Sequestered Organic Carbon Status in the Soils under Grassland in Uttarakhand State, India

M K Gupta, S.D. Sharma

  Open Access OPEN ACCESS  Peer Reviewed PEER-REVIEWED

Sequestered Organic Carbon Status in the Soils under Grassland in Uttarakhand State, India

M K Gupta1, S.D. Sharma2,

1Forest Soil & Land Reclamation Division, Forest Research Institute, Dehra Dun, India

2Forest Informatics Division, Forest Research Institute, P.O. New forests, Dehra Dun, India

Abstract

Vegetative growth serves as an important means to capture and store atmospheric carbon dioxide in biomass and soil. Grassland soils are high in soil organic carbon and contain an extensive fibrous root system that creates an environment ideal for soil microbial activity. Accurate quantification of SOC pool is needed to generate benchmark information for the present and to determine the changes in future. No systematic study has been undertaken to estimate the soil organic carbon pool in grasslands of Uttarakhand state of India. This study therefore, was conducted to estimate SOC pool in the grasslands occurring between the wide altitudinal range of 500m to 4200m above msl. Maximum SOC pool, 142.14 t ha–1, was observed in the altitudinal range of 2501 to 4200m, followed by 105.28 t ha–1 between 2001-2500 m, 97.80 t ha–1 between 1501–2000 m, 41.15 t ha–1 between 1001-1500m and the least was 37.09 t ha–1 at 501–1000 m altitude. The grasslands in Uttarakhand extend over an area of 2,28,900 hectare at different altitudes and contain 26.77 million tons of soil organic carbon pool. Correlation between altitudes and SOC pool revealed that altitude was significantly positively correlated with SOC pool under the grassland with correlation coefficient 0.955* (Significant at P < 0.05 level). Results of one - way ANOVA indicates that SOC pools at different altitude ranges were significantly different at 0.05 level.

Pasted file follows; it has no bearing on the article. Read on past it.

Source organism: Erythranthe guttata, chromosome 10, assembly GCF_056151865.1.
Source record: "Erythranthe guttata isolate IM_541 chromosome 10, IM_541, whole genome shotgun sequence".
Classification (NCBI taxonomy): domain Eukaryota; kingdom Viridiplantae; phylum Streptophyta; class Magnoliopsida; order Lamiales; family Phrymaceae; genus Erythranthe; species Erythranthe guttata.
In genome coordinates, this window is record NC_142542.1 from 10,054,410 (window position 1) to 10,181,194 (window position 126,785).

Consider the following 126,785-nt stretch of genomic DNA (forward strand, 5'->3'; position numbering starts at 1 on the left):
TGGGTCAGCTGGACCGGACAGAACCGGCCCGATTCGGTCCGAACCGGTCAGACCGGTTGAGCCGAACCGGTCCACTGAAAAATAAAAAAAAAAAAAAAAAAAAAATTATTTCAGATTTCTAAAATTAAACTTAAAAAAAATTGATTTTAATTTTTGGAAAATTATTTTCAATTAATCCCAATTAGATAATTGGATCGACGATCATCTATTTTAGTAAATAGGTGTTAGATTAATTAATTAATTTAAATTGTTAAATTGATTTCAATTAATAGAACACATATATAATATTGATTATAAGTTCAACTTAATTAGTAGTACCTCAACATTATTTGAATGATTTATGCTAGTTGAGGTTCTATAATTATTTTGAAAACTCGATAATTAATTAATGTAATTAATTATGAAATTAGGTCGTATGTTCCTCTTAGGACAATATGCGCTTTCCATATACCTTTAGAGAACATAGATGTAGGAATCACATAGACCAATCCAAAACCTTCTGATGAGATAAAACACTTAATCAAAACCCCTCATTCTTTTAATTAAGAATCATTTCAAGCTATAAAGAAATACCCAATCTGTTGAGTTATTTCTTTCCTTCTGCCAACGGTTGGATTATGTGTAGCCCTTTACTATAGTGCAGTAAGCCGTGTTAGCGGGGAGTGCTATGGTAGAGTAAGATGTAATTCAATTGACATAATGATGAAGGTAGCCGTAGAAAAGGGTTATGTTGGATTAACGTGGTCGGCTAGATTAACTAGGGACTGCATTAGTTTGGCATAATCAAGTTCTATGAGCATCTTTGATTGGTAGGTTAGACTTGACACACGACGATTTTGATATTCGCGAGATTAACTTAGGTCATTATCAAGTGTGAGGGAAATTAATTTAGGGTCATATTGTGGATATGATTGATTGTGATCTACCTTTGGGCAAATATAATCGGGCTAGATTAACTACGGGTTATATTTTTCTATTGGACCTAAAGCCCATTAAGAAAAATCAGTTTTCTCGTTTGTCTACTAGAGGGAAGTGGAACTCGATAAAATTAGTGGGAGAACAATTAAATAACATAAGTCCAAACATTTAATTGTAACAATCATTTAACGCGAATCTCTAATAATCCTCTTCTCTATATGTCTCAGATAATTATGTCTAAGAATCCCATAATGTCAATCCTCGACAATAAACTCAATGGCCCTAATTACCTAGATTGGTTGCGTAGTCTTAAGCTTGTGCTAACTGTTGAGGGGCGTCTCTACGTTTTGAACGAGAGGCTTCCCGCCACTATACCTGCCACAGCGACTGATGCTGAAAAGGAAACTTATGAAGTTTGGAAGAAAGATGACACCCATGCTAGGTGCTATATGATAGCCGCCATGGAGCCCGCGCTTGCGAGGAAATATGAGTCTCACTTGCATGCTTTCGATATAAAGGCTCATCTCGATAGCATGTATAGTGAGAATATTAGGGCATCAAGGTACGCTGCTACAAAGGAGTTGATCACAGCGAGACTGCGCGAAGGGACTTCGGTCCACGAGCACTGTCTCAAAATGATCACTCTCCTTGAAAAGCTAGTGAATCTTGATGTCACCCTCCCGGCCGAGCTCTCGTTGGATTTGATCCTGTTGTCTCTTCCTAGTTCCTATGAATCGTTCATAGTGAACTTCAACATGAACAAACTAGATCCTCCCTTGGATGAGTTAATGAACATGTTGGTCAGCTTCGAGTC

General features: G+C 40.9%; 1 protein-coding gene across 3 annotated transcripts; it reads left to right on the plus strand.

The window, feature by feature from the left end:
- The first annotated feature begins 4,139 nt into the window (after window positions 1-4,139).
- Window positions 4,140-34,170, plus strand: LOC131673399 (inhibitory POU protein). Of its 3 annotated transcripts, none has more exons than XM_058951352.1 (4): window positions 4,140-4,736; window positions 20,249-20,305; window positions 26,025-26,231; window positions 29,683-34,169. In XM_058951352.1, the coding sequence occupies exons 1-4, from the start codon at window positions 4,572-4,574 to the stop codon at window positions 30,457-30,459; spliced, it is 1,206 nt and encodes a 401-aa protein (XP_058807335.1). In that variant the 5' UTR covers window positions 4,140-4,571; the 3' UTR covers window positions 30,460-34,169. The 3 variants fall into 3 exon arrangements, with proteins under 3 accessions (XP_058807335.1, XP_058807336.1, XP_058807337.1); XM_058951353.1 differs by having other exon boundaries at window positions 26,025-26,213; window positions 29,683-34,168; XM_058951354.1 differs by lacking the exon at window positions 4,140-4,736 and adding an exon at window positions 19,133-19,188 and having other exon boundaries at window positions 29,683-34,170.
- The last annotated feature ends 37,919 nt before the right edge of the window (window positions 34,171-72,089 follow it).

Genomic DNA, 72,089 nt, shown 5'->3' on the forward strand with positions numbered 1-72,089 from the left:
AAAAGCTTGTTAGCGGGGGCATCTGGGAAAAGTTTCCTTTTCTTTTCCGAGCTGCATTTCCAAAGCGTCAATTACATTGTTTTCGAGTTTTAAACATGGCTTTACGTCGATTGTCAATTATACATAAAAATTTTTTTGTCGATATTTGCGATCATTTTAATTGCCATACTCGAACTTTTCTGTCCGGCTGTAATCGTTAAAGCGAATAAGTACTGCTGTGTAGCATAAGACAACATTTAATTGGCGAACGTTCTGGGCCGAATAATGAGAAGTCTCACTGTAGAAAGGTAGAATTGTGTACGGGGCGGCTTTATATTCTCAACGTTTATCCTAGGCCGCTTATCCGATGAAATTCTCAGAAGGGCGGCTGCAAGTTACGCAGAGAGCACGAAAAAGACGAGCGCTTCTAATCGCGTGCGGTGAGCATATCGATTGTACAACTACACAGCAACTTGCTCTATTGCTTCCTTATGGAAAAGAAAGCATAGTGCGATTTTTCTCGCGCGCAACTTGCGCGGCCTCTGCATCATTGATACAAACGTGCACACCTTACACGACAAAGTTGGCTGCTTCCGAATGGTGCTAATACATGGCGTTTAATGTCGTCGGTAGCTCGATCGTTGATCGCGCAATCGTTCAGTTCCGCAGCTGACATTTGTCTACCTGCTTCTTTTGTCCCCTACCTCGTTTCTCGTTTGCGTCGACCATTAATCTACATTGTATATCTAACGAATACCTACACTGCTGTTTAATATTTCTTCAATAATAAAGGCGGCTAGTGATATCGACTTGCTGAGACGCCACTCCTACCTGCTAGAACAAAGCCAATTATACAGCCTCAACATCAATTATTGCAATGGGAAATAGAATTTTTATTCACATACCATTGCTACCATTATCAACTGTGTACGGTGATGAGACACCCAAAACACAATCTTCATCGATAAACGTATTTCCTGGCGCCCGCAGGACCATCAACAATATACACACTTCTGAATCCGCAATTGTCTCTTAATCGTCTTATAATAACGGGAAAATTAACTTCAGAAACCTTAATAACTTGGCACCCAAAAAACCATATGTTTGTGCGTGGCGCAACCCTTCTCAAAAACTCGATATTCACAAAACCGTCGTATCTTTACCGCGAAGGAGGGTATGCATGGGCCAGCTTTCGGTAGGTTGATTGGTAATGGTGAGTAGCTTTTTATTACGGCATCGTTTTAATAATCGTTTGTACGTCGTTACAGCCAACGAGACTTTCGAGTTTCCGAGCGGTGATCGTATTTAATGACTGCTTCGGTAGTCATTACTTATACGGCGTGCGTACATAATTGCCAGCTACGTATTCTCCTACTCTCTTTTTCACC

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Cite this article:

  • Gupta, M K, and S.D. Sharma. "Sequestered Organic Carbon Status in the Soils under Grassland in Uttarakhand State, India." Applied Ecology and Environmental Sciences 1.1 (2013): 7-9.
  • Gupta, M. K. , & Sharma, S. (2013). Sequestered Organic Carbon Status in the Soils under Grassland in Uttarakhand State, India. Applied Ecology and Environmental Sciences, 1(1), 7-9.
  • Gupta, M K, and S.D. Sharma. "Sequestered Organic Carbon Status in the Soils under Grassland in Uttarakhand State, India." Applied Ecology and Environmental Sciences 1, no. 1 (2013): 7-9.

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1. Introduction